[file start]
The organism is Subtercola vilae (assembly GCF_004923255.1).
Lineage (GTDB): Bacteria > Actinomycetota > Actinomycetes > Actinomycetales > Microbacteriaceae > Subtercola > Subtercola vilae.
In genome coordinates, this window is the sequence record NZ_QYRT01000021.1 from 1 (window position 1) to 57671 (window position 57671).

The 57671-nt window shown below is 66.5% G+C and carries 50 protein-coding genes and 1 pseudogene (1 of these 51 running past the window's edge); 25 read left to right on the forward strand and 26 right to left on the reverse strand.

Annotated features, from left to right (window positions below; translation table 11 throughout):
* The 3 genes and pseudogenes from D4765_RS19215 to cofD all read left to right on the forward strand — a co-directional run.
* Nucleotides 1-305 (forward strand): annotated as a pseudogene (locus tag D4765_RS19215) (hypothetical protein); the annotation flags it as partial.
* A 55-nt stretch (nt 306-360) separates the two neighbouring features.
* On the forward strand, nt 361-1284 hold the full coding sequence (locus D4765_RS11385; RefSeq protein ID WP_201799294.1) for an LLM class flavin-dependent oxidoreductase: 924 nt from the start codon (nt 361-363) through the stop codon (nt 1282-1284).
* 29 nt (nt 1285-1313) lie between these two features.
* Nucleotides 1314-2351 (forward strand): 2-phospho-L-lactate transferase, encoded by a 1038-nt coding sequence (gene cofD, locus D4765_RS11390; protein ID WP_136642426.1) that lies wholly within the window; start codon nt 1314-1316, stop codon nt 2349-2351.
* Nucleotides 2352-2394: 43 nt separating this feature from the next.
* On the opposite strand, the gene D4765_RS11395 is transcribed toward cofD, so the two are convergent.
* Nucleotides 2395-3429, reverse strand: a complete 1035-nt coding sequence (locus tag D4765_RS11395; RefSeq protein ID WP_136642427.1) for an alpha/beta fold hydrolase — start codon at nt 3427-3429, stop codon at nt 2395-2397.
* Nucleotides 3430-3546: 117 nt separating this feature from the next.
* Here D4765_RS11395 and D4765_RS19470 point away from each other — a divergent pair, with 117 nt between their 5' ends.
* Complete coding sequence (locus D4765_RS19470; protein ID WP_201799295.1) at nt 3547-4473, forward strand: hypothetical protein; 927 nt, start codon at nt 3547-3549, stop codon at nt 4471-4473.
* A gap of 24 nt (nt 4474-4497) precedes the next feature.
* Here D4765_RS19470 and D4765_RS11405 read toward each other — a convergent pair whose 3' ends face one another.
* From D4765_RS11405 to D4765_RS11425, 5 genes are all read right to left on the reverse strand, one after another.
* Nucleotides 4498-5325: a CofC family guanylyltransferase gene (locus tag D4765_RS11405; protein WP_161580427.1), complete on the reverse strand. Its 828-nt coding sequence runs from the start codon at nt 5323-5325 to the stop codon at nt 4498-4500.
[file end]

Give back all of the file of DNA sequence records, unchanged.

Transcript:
The organism is Subtercola vilae (assembly GCF_004923255.1).
Lineage (GTDB): Bacteria > Actinomycetota > Actinomycetes > Actinomycetales > Microbacteriaceae > Subtercola > Subtercola vilae.
In genome coordinates, this window is the sequence record NZ_QYRT01000021.1 from 1 (window position 1) to 57671 (window position 57671).

The 57671-nt window shown below is 66.5% G+C and carries 50 protein-coding genes and 1 pseudogene (1 of these 51 running past the window's edge); 25 read left to right on the forward strand and 26 right to left on the reverse strand.

Annotated features, from left to right (window positions below; translation table 11 throughout):
* The 3 genes and pseudogenes from D4765_RS19215 to cofD all read left to right on the forward strand — a co-directional run.
* Nucleotides 1-305 (forward strand): annotated as a pseudogene (locus tag D4765_RS19215) (hypothetical protein); the annotation flags it as partial.
* A 55-nt stretch (nt 306-360) separates the two neighbouring features.
* On the forward strand, nt 361-1284 hold the full coding sequence (locus D4765_RS11385; RefSeq protein ID WP_201799294.1) for an LLM class flavin-dependent oxidoreductase: 924 nt from the start codon (nt 361-363) through the stop codon (nt 1282-1284).
* 29 nt (nt 1285-1313) lie between these two features.
* Nucleotides 1314-2351 (forward strand): 2-phospho-L-lactate transferase, encoded by a 1038-nt coding sequence (gene cofD, locus D4765_RS11390; protein ID WP_136642426.1) that lies wholly within the window; start codon nt 1314-1316, stop codon nt 2349-2351.
* Nucleotides 2352-2394: 43 nt separating this feature from the next.
* On the opposite strand, the gene D4765_RS11395 is transcribed toward cofD, so the two are convergent.
* Nucleotides 2395-3429, reverse strand: a complete 1035-nt coding sequence (locus tag D4765_RS11395; RefSeq protein ID WP_136642427.1) for an alpha/beta fold hydrolase — start codon at nt 3427-3429, stop codon at nt 2395-2397.
* Nucleotides 3430-3546: 117 nt separating this feature from the next.
* Here D4765_RS11395 and D4765_RS19470 point away from each other — a divergent pair, with 117 nt between their 5' ends.
* Complete coding sequence (locus D4765_RS19470; protein ID WP_201799295.1) at nt 3547-4473, forward strand: hypothetical protein; 927 nt, start codon at nt 3547-3549, stop codon at nt 4471-4473.
* A gap of 24 nt (nt 4474-4497) precedes the next feature.
* Here D4765_RS19470 and D4765_RS11405 read toward each other — a convergent pair whose 3' ends face one another.
* From D4765_RS11405 to D4765_RS11425, 5 genes are all read right to left on the reverse strand, one after another.
* Nucleotides 4498-5325: a CofC family guanylyltransferase gene (locus tag D4765_RS11405; protein WP_161580427.1), complete on the reverse strand. Its 828-nt coding sequence runs from the start codon at nt 5323-5325 to the stop codon at nt 4498-4500.